Just as Google began to allow users to separate their AdWords campaigns on smartphones from their PC campaigns, the company is now letting advertisers separately target tablets. It becomes another check box on the AdWords “networks and devices” screen.
Here’s what Google said in its blog post:
In the next couple of weeks, the “Networks and Devices” section of your Settings tab within your AdWords account will include a new targeting option titled “Tablets with full browsers.” While you’ve been able to specifically target Apple iPad devices in the past, the new capability will enable you to easily target your ads to the entire tablet device category. In addition, you’ll be able to select more precisely the types of devices and operating systems on which your AdWords ads will show. For example, to display your ads on the Apple iPad, you’ll be able to choose “Tablets with full browsers” as your device targeting setting and “iOS” as your operating system setting. Tablet targeting will be available initially for Apple devices only, but we’ll expand ad serving to other specific devices in the near future.
Here’s the how-to:
- Sign in to your AdWords account.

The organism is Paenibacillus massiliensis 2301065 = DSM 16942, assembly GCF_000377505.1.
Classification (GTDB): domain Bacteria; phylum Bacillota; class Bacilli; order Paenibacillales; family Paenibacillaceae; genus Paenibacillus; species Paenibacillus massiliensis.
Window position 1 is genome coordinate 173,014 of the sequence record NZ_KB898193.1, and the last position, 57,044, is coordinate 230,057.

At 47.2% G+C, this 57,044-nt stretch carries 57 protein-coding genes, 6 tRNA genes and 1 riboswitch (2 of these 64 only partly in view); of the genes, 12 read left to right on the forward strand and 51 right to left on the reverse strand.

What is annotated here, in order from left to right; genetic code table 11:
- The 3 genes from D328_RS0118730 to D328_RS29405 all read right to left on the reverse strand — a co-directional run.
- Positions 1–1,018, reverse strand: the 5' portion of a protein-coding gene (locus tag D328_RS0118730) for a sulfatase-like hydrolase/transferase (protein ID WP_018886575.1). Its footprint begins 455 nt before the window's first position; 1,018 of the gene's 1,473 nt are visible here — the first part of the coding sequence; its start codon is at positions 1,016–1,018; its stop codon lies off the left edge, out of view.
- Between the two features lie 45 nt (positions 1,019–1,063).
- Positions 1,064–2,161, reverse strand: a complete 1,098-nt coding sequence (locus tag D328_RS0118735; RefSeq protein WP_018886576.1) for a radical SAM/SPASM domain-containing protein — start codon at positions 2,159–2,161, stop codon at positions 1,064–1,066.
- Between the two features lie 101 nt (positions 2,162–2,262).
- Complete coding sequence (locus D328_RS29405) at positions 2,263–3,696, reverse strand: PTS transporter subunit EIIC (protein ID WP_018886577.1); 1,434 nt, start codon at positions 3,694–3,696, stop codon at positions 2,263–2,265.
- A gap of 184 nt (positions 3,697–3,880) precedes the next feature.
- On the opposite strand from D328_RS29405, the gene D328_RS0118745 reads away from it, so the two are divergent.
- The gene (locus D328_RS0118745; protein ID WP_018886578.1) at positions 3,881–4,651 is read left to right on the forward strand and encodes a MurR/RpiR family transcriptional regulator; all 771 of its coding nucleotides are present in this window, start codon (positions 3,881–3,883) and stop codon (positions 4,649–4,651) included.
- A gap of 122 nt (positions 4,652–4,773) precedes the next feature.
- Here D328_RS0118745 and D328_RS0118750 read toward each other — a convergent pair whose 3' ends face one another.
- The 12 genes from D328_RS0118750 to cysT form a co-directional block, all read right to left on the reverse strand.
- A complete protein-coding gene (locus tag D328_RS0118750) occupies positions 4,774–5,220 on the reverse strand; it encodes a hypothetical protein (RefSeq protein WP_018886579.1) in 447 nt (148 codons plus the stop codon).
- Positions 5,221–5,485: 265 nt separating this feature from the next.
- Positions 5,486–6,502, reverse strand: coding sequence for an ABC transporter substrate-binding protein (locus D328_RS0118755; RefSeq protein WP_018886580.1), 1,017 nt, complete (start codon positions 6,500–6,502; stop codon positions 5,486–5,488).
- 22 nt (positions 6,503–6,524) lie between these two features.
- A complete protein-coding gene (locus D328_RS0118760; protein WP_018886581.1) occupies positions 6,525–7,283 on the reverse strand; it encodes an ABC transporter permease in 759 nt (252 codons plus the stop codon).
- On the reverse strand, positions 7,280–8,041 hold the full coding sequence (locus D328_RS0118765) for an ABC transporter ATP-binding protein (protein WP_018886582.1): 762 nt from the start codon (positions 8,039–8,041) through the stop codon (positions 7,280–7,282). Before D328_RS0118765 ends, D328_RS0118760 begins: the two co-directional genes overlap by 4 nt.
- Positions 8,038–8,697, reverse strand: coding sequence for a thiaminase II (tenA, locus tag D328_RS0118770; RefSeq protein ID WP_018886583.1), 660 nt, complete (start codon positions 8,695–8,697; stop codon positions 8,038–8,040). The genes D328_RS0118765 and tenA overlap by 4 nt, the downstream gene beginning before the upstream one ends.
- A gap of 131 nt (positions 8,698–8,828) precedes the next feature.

- On the Campaigns tab, on either the left side or in the center of the screen, click the name of the campaign you want to change.
- Select the Settings tab.
- In the “Networks and devices” section, click “Edit” next to “Devices.”
- Select “Let me choose…”
- Check or uncheck the box next to “Tablets with full browsers.”
- Click “Save” when you’ve made your selection.
In addition to targeting tablet devices with full Internet browsers, you can also target specific tablet platforms. For example, if you want your ads to show on Apple iPad devices, select “Tablets with full browsers,” then select “iOS” under “Target only selected operating systems.”
This new functionality will work with AdWords text and image ads for “mobile web” and in-app advertising as well. Google Product Manager Surojit Chatterjee said the rationale behind the new option was simply to give advertisers more choice. He said that it was still “early days” and that Google anticipates that it will learn more as advertisers experiment with tablet-specific advertising.
Chatterjee added that advertisers will be able access the larger canvas of the tablet but with the location-targeting precision and capabilities of Google ads for smartphones.
The following are two slides are from recent AdMob research on US consumer tablet usage. They show that most usage is at home and that it is in fact “cannabilizing” PC usage. Nielsen data are consistent with this.
With huge growth projections for tablets in the next few years, it makes sense that Google break out this rising new platform.